Coordination in handling one-off inventory requests also can be a challenge with some DTC teams reporting to a brand’s president, but other DTC teams reporting to a separate DTC group with broader online objectives, the executive noted.

Still, he believes many stores are shortchanging the opportunity to leverage brands’ drop-ship capabilities that could enable the offering of an “unlimited selection” of product from their selling floors.

Discounting on Brand’s Websites

A secondary frequent complaint is that branded websites tend to be overly promotional, undermining attempts at selling full-price product inside stores.

One running brand executive said most stores understand that the items being marked down are last year’s models. Many are offered at discounts to support the phasing out of older models to new updates, but often prefer to emphasize the new models. The exec said, “We're very happy with how our UMAP policy protects the full-price selling interests of run specialty.”

The exec said his brand’s DTC business is planned for growth, but at a lower trajectory than its wholesale growth objectives. He said, “Our organization’s #1 goal, specifically, is to expand the brand’s footprint within the run specialty channel. DTC will continue to service consumers that are accustomed to shopping directly – across a variety of different product categories – from brands’ e-commerce sites.”

He added, “We feel strongly that our run specialty partners elevate our product and enhance our voice – many of our focuses (marketing, events, distribution policies, etc.) are aimed at driving consumer traffic towards the local buying option.”

Another running brand executive likewise agrees that most run stores would rather avoid selling discounted product, but he also indicated the higher margin a brand can earn selling direct helps offset losses on sales of discounted items.

The executive also noted that part of the reason brand websites have been promotional in recent years is because of cancellations first caused by the pandemic and then the related supply-chain bottleneck impacts. He admits promotions are a problem with brand websites ideally focused on product discovery and brand building, and felt the industry collectively could do a better job with inventory management and “forecasting accurately.”

Customer Acquisition Through Direct Engagement

Another benefit of DTC is customer acquisition with brands now able to take a hybrid approach of reaching customers directly but still through their run specialty wholesale partners, also. The optimistic view is the additional brand’s online outreach–- through advertising as well as social media outreach – will complement the more community-driven efforts by local stores to expand the total addressable opportunity for run specialty, although such moves risk fraying relationships with run specialty wholesale partners.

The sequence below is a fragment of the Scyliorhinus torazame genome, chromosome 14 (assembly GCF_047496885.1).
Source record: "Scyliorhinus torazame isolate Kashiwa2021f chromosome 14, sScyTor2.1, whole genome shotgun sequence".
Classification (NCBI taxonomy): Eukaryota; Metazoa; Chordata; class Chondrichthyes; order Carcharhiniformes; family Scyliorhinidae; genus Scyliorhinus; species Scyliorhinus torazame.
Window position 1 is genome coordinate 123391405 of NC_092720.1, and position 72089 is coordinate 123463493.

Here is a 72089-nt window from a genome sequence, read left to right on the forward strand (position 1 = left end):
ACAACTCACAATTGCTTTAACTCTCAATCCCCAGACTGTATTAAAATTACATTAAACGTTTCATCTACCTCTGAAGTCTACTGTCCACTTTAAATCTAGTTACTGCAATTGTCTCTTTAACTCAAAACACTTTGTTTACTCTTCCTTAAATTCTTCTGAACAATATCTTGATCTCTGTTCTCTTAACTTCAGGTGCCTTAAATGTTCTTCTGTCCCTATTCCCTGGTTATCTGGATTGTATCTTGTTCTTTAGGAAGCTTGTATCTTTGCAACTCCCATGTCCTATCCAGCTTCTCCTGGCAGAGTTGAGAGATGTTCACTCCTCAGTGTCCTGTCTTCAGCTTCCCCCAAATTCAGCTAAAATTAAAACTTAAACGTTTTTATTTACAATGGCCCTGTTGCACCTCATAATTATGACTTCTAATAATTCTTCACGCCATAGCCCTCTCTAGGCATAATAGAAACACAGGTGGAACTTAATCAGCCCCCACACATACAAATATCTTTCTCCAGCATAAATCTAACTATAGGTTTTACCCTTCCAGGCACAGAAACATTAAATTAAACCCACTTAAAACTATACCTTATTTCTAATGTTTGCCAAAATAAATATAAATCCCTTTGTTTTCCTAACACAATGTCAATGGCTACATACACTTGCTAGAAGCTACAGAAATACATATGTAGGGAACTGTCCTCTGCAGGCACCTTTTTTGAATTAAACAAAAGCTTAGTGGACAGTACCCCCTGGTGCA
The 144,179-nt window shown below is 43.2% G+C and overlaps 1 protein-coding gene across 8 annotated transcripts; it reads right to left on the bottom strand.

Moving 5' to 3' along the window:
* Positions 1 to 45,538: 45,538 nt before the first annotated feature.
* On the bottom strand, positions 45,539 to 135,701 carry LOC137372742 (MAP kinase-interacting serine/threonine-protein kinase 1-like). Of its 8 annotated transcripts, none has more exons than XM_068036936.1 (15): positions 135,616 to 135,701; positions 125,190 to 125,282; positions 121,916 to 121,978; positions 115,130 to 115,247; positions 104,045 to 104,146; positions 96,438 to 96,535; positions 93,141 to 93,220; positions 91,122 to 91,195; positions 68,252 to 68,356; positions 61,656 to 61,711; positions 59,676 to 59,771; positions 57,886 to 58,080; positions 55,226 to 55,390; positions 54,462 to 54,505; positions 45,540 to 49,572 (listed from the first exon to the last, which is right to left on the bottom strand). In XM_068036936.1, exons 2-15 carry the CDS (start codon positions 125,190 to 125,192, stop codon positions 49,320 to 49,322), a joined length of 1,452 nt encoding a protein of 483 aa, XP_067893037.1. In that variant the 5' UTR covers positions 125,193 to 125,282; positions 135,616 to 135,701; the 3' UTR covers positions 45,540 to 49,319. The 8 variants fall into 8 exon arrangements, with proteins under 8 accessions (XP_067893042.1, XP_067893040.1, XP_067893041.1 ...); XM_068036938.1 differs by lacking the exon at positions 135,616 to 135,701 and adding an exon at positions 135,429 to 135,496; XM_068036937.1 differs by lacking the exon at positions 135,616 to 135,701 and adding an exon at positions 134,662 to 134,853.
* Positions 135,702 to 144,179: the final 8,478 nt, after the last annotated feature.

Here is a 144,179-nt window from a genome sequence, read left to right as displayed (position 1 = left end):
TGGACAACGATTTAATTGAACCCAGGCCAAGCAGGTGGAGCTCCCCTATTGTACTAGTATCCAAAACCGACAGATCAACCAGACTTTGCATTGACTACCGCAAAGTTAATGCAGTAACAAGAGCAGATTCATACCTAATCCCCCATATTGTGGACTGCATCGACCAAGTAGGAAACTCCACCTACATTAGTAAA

Hoka and On have both recently announced plans to expand DTC faster than wholesale while planning to deepen relationships with key wholesale partners. The brands cite the benefits of higher margins, access to customer data, customer acquisition, and retention. Both have highlighted online’s ability to reach younger consumers.

Hoka’s sales grew 22 percent in the third quarter ended March 31, led by a 38 percent hike in DTC sales. DTC accounted for 40 percent of Hoka’s sales in the period, up from 35 percent a year ago. Deckers Outdoor, Hoka’s parent, has set a goal for Hoka’s DTC to represent 50 percent of sales.

David Powers, Deckers’ CEO, told analysts about Hoka on a February quarterly call, “Third quarter growth was primarily driven by gains in the DTC channel, as intended, with Hoka diligently managing the wholesale marketplace to drive market share gains with high levels of full-price sell through."

Last November, On stated that it would be adding fewer additional wholesale doors moving forward as it looks to focus on its existing partners as well as growing its DTC presence through e-commerce and owned stores. While the brand's 2023 Q4 was highlighted by 46.2 percent of sales from DTC compared to a 40.7 percent contribution in the same period in 2022, On's wholesale partners observed strong sell-out numbers at full price, both in their brick and mortar locations as well as their online presence. 

On further stated that the brand would continue to manage their different channels very consciously. They will be adding a lower number of incremental wholesale doors in the future than over the past years, and see a significant potential for deeper penetration at strategic accounts, same store growth and ongoing market share gains. 

Martin Hoffmann, co-CEO and CFO, told analysts on a call, “The significantly higher DTC share serves as a further validation of our DTC focused multi-channel strategy and the exceptional  momentum of our own channels.” 

Dan Schade, On’s GM Americas, stated further that "Our exceptional growth is validation of our ability to bring consistent innovations to market and balance our wholesale and direct distribution. Our DTC business is expanding, but at the same time, wholesale plays a crucial role in our winning omnichannel strategy. Moving forward, we’ll add fewer wholesale doors so we can focus on our existing retail partners in core channels."